The Bell Tolls For Toll Bros.
The opening bell on Wall Street was tolling for Toll Bros., the upscale homebuilder, who announced prior to the opening of trading that its orders plunged 29% in the three months ended January 31. The homebuilder cut its forecast for sales for the second time in three months. As this is being written at about 2:30 pm EST, Toll Bros. stock was trading just under $30 a share, or down about 4% from Monday's close. As the Chart 1 shows, after going through the roof in the first half of 2005, Toll Bros. stock price topped out at $58 and change on July 20, and has been falling toward the ground floor ever since.
It is not clear that we economists are able to contribute much toward accurately forecasting the fate of a stock, but it does seem as though the behavior of a stock can aid economists in forecasting the behavior of the economy or, at least, a sector of the economy. Chart 2 shows that the year-overyear percent change in new home sales peaked in July - coincidentally with the peak in the price of Toll Bros. stock.
Toll Bros. was not the only one with a downbeat forecast about new home sales today. Also, the National Association of Realtors predicted that new and existing home sales would fall by 8.5% and 4.7%, respectively, this year. A fall in sales is usually what happens to something that gets very expensive. And, make no mistake, houses have gotten very expensive. This is one of the things illustrated in Chart 3. The folks at Wells Fargo were kind enough to construct something akin to a housing affordability index. Their homebuilders housing "opportunity" index measures the percentage share of homes sold that could be considered affordable to a family earning the median income. The latest observation (Q3:2005) is 43.2% -- the lowest in the 15-year history of the series. The other thing shown in Chart 3 is the weighted-average mortgage interest rate. Despite the fact that the mortgage rate is near a 15-year low, this measure of housing affordability is at a 15-year low. The rapid rise in home prices relative to family income has rendered home purchases less affordable. A related measure of this is shown in Chart 4. The market value of residential real estate has risen to a record high 211% of disposable personal income.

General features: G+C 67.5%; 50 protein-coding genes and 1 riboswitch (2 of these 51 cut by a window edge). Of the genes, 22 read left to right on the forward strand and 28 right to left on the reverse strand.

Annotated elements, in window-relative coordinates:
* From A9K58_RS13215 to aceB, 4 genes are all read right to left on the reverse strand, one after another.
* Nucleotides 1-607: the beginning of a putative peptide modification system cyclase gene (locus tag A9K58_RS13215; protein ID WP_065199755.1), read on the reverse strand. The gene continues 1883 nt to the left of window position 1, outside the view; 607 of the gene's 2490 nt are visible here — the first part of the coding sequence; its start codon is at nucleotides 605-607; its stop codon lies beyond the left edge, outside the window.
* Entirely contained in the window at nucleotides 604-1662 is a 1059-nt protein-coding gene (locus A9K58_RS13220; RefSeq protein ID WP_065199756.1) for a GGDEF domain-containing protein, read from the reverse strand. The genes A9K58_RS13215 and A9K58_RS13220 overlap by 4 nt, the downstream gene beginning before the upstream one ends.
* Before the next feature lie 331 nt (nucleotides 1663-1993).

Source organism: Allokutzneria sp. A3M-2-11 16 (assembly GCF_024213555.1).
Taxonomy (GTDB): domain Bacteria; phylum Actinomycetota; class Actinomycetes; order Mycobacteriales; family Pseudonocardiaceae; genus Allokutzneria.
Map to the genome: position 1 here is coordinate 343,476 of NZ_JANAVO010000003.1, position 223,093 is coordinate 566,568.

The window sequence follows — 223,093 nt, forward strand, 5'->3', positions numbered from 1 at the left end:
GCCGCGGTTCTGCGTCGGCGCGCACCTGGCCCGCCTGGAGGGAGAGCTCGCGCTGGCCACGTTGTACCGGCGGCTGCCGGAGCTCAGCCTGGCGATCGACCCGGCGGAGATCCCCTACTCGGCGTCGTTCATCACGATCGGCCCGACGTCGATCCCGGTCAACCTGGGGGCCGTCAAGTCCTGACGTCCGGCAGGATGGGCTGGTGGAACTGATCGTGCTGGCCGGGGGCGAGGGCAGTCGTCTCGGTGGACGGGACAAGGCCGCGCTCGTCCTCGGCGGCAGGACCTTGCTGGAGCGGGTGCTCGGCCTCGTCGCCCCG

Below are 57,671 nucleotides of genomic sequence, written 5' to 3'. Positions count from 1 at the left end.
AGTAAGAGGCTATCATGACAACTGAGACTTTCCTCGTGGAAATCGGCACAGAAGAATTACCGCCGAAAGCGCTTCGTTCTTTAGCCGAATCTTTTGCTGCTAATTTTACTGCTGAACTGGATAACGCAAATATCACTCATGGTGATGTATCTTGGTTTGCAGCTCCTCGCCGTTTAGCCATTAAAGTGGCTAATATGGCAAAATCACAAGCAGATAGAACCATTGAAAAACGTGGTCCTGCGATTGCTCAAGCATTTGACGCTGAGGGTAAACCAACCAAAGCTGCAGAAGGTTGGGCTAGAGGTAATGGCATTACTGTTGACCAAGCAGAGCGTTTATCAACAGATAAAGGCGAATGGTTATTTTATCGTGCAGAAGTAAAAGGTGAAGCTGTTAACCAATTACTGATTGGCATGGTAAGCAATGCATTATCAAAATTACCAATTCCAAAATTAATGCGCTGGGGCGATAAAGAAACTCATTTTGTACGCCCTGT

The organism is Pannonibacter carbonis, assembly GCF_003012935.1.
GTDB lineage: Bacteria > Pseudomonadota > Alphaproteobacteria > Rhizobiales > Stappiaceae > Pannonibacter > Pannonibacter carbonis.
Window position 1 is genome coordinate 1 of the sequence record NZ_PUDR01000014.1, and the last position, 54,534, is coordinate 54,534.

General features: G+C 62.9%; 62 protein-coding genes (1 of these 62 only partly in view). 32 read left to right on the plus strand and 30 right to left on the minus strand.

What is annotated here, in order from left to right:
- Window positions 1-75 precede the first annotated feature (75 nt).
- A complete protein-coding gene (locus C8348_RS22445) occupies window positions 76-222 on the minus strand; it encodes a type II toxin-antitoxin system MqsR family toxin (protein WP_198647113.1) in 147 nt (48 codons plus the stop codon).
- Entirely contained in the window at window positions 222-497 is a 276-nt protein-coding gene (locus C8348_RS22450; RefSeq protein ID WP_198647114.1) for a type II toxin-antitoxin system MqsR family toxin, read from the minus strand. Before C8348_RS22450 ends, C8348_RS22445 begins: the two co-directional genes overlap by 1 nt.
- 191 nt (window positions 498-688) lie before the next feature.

The developing softness in the housing market is likely to have a significant negative impact on the economy as a whole. Some analysts have seen Asha Bangalore's 43% and raised her to 50%. That is, building on the seminal research conducted by Asha, some economists have attributed about half of the new jobs created in this economy since the end of 2001 to the boom in housing. Yesterday, I noted that households spent a record $471 billion more than they earned after taxes in 2005. Extracting equity from their appreciating home values was one of the factors enabling households to do this. If housing is weakening, so, too, will home-price appreciation. This means that those personal ATMs will not be refilling as rapidly as they had been. Finally, in the first three quarters of 2005, one hundred percent of the increase in household net worth was the result of asset-price appreciation. And 59% of the asset price appreciation came from residential real estate.
Forget about GM. The new mantra is: As goes housing, so goes the nation - or, at least, the nation's economy.